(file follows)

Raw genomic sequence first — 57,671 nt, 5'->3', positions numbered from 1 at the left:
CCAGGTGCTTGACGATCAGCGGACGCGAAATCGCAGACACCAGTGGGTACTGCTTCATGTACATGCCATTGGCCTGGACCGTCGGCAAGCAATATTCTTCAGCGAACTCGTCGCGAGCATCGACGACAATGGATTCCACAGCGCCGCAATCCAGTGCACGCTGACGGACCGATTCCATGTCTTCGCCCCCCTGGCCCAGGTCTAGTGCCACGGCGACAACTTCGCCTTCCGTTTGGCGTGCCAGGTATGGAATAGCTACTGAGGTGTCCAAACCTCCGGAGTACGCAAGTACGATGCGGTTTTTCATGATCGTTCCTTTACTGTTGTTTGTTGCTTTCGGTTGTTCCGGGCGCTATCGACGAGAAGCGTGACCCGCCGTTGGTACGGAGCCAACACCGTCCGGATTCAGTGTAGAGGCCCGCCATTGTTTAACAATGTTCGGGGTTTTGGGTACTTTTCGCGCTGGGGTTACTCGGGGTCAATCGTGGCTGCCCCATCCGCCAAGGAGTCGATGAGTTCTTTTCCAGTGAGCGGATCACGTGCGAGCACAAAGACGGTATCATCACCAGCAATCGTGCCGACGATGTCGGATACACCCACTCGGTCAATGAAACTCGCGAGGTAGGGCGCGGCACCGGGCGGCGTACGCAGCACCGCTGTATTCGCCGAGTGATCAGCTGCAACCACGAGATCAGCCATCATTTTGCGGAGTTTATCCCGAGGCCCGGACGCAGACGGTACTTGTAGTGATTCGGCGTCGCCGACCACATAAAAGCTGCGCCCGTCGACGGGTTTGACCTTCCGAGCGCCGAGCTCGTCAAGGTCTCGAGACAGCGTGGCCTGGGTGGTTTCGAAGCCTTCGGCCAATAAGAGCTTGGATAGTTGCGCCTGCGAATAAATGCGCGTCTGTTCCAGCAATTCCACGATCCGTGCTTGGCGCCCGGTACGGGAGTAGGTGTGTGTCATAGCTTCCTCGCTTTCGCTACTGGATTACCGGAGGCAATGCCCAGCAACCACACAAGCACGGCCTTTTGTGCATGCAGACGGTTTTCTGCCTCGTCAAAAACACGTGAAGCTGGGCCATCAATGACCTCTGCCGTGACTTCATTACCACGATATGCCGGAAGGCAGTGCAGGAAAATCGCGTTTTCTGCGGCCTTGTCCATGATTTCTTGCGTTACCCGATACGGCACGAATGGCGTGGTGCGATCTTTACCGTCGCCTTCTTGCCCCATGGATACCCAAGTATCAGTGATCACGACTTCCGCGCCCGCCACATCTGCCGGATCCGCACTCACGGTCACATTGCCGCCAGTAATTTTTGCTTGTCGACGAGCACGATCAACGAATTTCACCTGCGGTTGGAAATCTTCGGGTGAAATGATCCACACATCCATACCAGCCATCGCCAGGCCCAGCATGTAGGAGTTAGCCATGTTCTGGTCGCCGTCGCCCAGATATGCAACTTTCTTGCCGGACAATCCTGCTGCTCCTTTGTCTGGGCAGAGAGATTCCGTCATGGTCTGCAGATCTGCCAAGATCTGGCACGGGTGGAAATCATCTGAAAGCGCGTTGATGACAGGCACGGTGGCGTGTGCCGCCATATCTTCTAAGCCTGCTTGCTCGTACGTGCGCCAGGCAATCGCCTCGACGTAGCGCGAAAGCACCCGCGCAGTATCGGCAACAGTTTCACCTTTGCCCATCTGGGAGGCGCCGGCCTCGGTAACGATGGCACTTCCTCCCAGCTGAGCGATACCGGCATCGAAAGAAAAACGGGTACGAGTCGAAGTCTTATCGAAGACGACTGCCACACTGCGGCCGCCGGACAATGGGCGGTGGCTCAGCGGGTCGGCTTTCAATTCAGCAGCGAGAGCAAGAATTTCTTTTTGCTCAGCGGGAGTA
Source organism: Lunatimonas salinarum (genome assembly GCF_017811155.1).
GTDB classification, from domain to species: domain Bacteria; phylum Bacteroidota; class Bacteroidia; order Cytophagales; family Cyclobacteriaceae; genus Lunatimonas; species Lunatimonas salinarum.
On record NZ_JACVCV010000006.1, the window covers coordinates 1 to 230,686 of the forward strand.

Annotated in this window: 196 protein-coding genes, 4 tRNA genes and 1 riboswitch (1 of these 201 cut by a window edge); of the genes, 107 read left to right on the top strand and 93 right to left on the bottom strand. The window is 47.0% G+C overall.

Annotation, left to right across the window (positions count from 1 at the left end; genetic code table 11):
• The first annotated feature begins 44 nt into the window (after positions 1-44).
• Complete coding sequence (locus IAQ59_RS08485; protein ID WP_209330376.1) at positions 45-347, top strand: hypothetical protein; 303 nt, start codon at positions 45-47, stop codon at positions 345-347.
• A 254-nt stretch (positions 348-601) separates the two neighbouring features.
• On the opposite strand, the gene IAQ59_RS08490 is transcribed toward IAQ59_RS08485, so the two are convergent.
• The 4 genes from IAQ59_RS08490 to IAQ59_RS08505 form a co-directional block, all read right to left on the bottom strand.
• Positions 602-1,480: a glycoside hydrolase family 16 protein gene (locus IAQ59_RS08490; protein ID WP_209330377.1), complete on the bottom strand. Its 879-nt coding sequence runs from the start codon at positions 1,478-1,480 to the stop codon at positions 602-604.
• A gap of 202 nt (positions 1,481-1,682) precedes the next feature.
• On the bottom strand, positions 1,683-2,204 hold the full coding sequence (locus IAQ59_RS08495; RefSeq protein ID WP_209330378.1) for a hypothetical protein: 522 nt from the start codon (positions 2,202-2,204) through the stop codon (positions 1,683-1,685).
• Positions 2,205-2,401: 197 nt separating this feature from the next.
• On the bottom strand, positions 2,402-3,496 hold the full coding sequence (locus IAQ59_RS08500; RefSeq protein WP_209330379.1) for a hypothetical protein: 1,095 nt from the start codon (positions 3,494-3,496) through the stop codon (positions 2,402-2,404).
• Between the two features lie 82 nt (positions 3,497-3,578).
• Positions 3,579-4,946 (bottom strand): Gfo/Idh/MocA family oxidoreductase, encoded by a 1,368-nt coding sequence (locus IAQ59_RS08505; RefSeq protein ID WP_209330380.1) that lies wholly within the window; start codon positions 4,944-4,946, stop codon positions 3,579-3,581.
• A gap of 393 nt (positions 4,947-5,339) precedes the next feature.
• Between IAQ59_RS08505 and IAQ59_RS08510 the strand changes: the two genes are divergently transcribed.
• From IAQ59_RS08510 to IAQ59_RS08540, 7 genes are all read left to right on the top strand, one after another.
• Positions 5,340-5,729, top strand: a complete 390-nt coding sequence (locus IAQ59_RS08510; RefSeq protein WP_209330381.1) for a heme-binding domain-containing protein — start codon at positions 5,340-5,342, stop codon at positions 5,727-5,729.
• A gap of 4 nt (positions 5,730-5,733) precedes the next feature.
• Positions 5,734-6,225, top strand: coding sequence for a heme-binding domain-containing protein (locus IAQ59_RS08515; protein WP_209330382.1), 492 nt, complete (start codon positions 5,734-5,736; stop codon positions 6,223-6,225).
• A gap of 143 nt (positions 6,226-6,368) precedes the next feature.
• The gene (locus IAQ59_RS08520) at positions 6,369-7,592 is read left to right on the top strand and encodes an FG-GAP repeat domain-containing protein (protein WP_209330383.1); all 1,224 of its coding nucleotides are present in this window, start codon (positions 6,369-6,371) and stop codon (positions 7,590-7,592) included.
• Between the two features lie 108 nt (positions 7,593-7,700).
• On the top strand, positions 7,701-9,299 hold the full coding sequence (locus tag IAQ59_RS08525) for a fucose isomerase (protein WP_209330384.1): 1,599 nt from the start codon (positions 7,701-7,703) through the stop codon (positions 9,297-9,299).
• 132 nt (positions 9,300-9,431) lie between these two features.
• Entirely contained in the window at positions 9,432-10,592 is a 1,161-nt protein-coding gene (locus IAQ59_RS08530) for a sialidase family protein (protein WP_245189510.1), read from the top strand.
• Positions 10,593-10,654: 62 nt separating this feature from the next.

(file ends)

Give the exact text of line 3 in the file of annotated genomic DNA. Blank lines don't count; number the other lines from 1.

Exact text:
Source organism: Lunatimonas salinarum (genome assembly GCF_017811155.1).